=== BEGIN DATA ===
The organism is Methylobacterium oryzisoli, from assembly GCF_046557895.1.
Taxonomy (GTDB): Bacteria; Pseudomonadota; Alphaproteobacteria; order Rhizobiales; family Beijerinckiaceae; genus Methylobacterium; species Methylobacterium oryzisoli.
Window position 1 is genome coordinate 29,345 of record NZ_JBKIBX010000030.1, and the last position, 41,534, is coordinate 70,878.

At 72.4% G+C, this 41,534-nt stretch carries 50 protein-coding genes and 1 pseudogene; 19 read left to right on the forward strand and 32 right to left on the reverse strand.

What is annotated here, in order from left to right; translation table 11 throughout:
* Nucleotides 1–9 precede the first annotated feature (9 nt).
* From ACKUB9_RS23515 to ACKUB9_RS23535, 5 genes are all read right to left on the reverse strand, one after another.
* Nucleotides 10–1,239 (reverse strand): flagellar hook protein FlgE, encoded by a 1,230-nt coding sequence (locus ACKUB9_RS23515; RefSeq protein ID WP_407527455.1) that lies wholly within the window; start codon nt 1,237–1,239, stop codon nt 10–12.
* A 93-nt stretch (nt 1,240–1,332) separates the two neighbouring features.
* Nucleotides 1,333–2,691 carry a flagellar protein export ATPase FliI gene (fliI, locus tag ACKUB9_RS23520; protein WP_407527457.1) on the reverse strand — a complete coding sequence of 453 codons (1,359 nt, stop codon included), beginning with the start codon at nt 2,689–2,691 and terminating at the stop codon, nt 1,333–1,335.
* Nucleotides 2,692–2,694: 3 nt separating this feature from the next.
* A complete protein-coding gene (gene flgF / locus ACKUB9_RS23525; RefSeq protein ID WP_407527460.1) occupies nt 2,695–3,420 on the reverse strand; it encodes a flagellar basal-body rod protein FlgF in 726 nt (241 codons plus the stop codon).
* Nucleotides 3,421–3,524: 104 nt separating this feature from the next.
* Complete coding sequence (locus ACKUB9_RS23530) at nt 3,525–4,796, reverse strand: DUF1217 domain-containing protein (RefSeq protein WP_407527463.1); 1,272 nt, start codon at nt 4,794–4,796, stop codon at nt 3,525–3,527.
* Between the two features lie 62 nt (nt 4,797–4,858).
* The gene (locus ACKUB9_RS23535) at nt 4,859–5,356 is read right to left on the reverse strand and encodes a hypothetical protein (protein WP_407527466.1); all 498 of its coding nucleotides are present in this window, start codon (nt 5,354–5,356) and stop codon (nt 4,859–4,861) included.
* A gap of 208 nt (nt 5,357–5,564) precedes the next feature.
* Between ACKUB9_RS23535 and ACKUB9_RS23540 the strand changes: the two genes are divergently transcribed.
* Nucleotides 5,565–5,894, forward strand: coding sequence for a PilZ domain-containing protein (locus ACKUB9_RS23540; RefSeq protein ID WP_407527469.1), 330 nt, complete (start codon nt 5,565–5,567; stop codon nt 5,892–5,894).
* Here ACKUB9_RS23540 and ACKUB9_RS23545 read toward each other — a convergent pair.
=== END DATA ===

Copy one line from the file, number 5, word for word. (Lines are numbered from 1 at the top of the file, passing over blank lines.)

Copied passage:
What is annotated here, in order from left to right; translation table 11 throughout: